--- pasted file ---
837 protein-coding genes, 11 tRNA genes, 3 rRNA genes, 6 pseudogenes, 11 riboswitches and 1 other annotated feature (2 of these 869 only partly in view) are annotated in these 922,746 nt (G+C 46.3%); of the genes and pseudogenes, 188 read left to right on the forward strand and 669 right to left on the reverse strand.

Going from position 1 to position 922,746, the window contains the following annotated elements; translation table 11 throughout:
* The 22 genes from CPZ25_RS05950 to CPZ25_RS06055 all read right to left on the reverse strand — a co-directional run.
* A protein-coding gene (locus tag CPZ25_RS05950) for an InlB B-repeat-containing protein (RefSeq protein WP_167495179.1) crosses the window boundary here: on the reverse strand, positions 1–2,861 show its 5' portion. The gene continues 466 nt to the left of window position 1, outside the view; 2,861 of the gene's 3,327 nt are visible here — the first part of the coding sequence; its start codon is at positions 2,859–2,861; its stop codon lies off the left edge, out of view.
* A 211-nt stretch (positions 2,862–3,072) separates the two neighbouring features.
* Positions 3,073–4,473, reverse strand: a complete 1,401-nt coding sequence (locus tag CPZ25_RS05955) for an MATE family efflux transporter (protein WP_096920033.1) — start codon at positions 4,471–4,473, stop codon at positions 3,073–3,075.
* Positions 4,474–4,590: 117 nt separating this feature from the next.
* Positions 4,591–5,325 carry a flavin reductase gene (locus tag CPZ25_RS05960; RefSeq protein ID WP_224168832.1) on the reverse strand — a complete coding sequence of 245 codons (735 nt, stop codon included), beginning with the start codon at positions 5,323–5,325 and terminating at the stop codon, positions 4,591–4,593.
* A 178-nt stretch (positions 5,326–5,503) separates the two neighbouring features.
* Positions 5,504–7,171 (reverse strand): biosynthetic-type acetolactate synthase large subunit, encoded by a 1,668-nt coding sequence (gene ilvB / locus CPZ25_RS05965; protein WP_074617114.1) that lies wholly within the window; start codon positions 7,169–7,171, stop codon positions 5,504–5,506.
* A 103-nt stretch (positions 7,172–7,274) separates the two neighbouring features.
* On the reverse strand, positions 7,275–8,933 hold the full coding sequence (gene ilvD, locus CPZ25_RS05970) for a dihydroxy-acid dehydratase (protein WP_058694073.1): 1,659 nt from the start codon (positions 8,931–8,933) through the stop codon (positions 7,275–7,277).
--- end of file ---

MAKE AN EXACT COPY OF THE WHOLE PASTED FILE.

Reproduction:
837 protein-coding genes, 11 tRNA genes, 3 rRNA genes, 6 pseudogenes, 11 riboswitches and 1 other annotated feature (2 of these 869 only partly in view) are annotated in these 922,746 nt (G+C 46.3%); of the genes and pseudogenes, 188 read left to right on the forward strand and 669 right to left on the reverse strand.

Going from position 1 to position 922,746, the window contains the following annotated elements; translation table 11 throughout:
* The 22 genes from CPZ25_RS05950 to CPZ25_RS06055 all read right to left on the reverse strand — a co-directional run.
* A protein-coding gene (locus tag CPZ25_RS05950) for an InlB B-repeat-containing protein (RefSeq protein WP_167495179.1) crosses the window boundary here: on the reverse strand, positions 1–2,861 show its 5' portion. The gene continues 466 nt to the left of window position 1, outside the view; 2,861 of the gene's 3,327 nt are visible here — the first part of the coding sequence; its start codon is at positions 2,859–2,861; its stop codon lies off the left edge, out of view.
* A 211-nt stretch (positions 2,862–3,072) separates the two neighbouring features.
* Positions 3,073–4,473, reverse strand: a complete 1,401-nt coding sequence (locus tag CPZ25_RS05955) for an MATE family efflux transporter (protein WP_096920033.1) — start codon at positions 4,471–4,473, stop codon at positions 3,073–3,075.
* Positions 4,474–4,590: 117 nt separating this feature from the next.
* Positions 4,591–5,325 carry a flavin reductase gene (locus tag CPZ25_RS05960; RefSeq protein ID WP_224168832.1) on the reverse strand — a complete coding sequence of 245 codons (735 nt, stop codon included), beginning with the start codon at positions 5,323–5,325 and terminating at the stop codon, positions 4,591–4,593.
* A 178-nt stretch (positions 5,326–5,503) separates the two neighbouring features.
* Positions 5,504–7,171 (reverse strand): biosynthetic-type acetolactate synthase large subunit, encoded by a 1,668-nt coding sequence (gene ilvB / locus CPZ25_RS05965; protein WP_074617114.1) that lies wholly within the window; start codon positions 7,169–7,171, stop codon positions 5,504–5,506.
* A 103-nt stretch (positions 7,172–7,274) separates the two neighbouring features.
* On the reverse strand, positions 7,275–8,933 hold the full coding sequence (gene ilvD, locus CPZ25_RS05970) for a dihydroxy-acid dehydratase (protein WP_058694073.1): 1,659 nt from the start codon (positions 8,931–8,933) through the stop codon (positions 7,275–7,277).